You don't expect a 5-foot-6, 160-pound guy like Amarista to go deep often. But you don't expect any ball hit like Amarista's to go out. It looked like a flyout when it left the bat.
According to Statcast™, the ball had a 40-degree launch angle with an exit velocity of 97 mph. That adds up to a nine percent hit probability. Rockies manager Bud Black says Amarista has "sneaky pull pop." Friday's shot was pulled down the right-field line.
"My mentality was really to make solid contact," Amarista said through an interpreter. "Stay in the middle of the field. He threw me a changeup. I was able to barrel it up. Fortunately for me and the team, the ball left the yard."
The game turned into a rout. But it was a 2-1 game when Amarista hit the homer. The Rockies went on to send 14 hitters to the plate and score eight runs in the inning. Amarista singled in another run in the inning, tying a career-high with four RBIs.
Amarista is getting starts every other game or so with Trevor Story on the disabled list, hitting .341 with a .924 OPS.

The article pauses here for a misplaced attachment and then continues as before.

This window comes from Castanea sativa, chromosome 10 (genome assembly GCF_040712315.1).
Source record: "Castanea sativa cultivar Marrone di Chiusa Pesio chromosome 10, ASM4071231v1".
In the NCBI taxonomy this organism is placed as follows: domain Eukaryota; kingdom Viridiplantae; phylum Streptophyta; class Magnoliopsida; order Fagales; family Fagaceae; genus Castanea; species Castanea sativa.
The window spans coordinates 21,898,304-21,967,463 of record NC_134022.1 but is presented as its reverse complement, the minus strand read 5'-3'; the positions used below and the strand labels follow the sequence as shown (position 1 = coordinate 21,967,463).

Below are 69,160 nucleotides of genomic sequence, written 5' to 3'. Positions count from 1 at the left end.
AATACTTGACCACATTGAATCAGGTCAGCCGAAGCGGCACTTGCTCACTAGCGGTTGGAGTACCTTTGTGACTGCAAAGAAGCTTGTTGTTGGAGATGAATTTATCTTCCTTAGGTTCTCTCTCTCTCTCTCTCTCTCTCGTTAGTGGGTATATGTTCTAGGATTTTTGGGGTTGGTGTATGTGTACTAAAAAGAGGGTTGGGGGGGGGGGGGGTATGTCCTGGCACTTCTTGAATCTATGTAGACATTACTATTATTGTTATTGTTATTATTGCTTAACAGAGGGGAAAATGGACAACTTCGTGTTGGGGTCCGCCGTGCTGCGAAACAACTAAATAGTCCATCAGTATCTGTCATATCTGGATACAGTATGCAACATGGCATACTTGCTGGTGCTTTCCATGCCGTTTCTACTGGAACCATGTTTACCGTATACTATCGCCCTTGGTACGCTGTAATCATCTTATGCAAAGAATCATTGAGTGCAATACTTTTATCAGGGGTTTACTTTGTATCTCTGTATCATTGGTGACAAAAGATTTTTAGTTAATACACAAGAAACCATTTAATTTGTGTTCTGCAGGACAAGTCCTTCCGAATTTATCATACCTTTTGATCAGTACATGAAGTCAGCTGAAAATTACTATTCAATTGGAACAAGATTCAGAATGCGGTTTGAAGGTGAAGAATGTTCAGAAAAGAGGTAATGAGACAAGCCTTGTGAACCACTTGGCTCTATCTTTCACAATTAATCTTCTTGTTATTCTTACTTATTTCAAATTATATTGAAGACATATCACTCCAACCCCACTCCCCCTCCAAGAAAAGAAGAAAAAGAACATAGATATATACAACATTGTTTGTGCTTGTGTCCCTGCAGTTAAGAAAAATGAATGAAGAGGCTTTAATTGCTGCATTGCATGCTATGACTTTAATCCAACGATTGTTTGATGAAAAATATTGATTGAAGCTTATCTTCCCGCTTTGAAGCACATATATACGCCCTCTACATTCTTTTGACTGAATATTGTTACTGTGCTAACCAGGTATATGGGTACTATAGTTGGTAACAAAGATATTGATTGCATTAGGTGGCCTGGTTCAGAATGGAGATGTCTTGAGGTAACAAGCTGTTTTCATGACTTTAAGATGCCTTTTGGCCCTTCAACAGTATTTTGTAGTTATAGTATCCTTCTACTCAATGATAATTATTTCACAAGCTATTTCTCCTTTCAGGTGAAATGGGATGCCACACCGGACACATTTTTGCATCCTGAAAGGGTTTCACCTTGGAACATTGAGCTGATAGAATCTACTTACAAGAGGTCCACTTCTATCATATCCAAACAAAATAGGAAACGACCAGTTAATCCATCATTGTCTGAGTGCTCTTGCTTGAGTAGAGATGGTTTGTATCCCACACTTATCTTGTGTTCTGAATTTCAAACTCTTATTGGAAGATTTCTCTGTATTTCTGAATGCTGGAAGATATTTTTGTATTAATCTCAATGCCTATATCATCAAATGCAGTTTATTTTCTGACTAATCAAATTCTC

"I prepare every day to play -- whether it's to start or come in late in the game," Amarista said. "I'm very loyal to my routine and preparation. I'm ready to contribute anyway Bud Black uses me."
Black managed Amarista from 2012 to '15 in San Diego. He wanted Amarista when the Rockies were putting together this team.
"We just felt it was a good fit, because of his versatility," Black said. "His ability to play the middle of the diamond -- center, second and short. Go to third, go to the corner outfields, it doesn't matter. You put Alexi on the field and you feel good about the defense. Very rarely will he ever lose a game for you in the field. The bat comes in to play. I think he's done some good work in the big leagues."
John Fay is a contributor to MLB.com based in Cincinnati and covered the Rockies on Friday. This story was not subject to the approval of Major League Baseball or its clubs.